However, this doesn’t mean retailers can afford to ignore their other social platforms. Beyond Instagram, businesses should expect to see a 14% increase in average Twitter messages and a 4% increase in average Facebook messages received over the 2021 holiday season.
To maximize your reach and drive engagement during the holidays, social marketers should consider a combination of paid and organic social strategies. Paid ads on Facebook, for example, give retailers the ability to build custom audiences and target consumers who have previously interacted with your business in the past. Retailers can also run an Instagram Stories campaign to promote specific offers or tease special announcements, two creative ways for businesses to keep customers glued to a brand’s social feed.
As retailers gear up for the 2021 holiday season, it’s important to lead with the consumer and tailor campaigns around where your audiences spend most of their time online.
Social commerce continues to command attention
Social commerce sales are expected to increase by more than 35% in 2021. Retailers that want to remain competitive and profitable can’t afford to ignore social and it’s incredible value during the holiday season.
According to Salesforce, social referrals to ecommerce sites will increase by 30% during the holidays this year. On Instagram alone, link clicks increased by 5% in November and December 2020, but looking closer, consumer electronics retailers received a 17% increase in IG link clicks during the holiday months—the most of all retail categories. Between deals on doorbuster days and a greater need for home entertainment, work-from-home tools and remote learning, it’s understandable that electronics were a category leader last year.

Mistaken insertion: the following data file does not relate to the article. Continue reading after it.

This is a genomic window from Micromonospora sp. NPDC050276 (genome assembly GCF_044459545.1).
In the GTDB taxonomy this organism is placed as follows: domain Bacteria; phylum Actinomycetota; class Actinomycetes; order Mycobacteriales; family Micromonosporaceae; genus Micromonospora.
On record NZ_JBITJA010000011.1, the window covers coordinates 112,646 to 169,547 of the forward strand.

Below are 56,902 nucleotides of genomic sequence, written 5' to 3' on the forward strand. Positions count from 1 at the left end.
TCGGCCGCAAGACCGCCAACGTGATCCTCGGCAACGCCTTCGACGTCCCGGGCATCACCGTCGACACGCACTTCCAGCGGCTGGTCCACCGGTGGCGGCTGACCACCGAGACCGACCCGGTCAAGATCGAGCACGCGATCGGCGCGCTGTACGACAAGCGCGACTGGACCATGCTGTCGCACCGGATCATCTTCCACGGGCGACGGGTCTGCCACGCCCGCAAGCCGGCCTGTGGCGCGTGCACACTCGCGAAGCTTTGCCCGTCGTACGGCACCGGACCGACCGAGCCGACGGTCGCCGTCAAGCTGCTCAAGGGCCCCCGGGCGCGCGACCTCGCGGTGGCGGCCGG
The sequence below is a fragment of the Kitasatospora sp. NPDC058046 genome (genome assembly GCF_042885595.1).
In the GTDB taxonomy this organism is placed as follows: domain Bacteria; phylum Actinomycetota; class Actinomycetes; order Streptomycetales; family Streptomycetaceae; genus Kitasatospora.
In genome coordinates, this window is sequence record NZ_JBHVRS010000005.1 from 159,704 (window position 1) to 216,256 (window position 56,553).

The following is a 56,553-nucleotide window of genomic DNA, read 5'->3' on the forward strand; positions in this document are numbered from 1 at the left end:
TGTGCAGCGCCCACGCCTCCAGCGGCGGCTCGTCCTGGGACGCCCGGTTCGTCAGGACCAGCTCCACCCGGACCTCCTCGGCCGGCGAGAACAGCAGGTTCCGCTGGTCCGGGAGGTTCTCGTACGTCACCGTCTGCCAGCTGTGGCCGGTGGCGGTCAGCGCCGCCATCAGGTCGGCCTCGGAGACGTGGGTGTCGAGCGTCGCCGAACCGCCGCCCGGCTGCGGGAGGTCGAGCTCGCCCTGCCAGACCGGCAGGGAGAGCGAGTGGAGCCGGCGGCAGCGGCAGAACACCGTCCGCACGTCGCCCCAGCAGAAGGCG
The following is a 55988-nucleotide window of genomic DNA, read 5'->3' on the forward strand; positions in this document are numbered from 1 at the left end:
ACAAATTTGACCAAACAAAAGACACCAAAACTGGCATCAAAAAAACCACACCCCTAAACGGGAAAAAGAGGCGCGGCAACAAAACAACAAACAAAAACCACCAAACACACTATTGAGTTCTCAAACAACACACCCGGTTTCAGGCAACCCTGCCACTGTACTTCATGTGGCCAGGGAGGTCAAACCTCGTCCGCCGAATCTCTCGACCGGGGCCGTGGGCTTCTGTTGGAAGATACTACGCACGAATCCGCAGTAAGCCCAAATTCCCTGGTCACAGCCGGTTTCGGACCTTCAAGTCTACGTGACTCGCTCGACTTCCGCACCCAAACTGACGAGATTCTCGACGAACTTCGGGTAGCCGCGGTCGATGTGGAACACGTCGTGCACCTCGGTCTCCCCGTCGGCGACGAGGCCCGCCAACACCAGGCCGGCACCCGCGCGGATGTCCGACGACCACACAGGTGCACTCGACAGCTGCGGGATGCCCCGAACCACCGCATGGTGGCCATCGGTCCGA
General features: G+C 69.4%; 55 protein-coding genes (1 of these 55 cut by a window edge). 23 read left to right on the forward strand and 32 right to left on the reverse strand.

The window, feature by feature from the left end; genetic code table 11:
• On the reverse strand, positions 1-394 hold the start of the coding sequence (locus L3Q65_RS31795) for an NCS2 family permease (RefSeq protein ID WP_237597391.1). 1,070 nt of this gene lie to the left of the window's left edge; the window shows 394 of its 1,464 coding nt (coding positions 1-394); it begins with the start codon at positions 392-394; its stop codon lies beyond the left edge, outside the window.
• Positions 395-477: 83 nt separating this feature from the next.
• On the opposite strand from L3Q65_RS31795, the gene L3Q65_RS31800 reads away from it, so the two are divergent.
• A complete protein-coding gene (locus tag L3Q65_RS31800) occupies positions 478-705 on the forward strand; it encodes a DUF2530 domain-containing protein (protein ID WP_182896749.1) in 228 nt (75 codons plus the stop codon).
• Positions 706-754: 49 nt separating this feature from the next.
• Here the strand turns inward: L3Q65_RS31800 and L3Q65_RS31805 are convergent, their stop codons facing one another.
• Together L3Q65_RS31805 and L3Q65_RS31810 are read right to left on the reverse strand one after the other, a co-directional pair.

Since 2020, Instagram has doubled down on its social commerce offerings. Instagram “Drops” give brands in all retail categories an opportunity to unveil curated holiday catalogs and exclusive shoppable content. The platform also phased out the swipe up feature for links in Stories and introduced clickable link buttons, which may increase opportunities to attribute holiday revenue to social.